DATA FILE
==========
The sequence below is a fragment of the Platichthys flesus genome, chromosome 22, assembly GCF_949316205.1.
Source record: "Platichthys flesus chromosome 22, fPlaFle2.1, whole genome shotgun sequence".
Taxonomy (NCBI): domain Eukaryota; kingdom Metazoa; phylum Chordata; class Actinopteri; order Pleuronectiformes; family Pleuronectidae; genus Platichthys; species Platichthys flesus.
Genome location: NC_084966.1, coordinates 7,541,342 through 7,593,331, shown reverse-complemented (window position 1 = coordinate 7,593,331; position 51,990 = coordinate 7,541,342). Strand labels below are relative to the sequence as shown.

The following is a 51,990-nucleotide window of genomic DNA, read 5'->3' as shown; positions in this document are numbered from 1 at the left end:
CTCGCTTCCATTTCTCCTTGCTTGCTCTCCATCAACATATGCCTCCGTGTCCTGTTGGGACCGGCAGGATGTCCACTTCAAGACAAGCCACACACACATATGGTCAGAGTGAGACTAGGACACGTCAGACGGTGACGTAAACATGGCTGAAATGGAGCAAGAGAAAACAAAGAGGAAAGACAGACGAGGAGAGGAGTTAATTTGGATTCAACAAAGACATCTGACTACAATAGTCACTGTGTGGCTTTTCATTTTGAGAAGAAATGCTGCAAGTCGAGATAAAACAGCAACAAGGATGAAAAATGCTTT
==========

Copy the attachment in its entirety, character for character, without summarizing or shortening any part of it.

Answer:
The sequence below is a fragment of the Platichthys flesus genome, chromosome 22, assembly GCF_949316205.1.
Source record: "Platichthys flesus chromosome 22, fPlaFle2.1, whole genome shotgun sequence".
Taxonomy (NCBI): domain Eukaryota; kingdom Metazoa; phylum Chordata; class Actinopteri; order Pleuronectiformes; family Pleuronectidae; genus Platichthys; species Platichthys flesus.
Genome location: NC_084966.1, coordinates 7,541,342 through 7,593,331, shown reverse-complemented (window position 1 = coordinate 7,593,331; position 51,990 = coordinate 7,541,342). Strand labels below are relative to the sequence as shown.

The following is a 51,990-nucleotide window of genomic DNA, read 5'->3' as shown; positions in this document are numbered from 1 at the left end:
CTCGCTTCCATTTCTCCTTGCTTGCTCTCCATCAACATATGCCTCCGTGTCCTGTTGGGACCGGCAGGATGTCCACTTCAAGACAAGCCACACACACATATGGTCAGAGTGAGACTAGGACACGTCAGACGGTGACGTAAACATGGCTGAAATGGAGCAAGAGAAAACAAAGAGGAAAGACAGACGAGGAGAGGAGTTAATTTGGATTCAACAAAGACATCTGACTACAATAGTCACTGTGTGGCTTTTCATTTTGAGAAGAAATGCTGCAAGTCGAGATAAAACAGCAACAAGGATGAAAAATGCTTT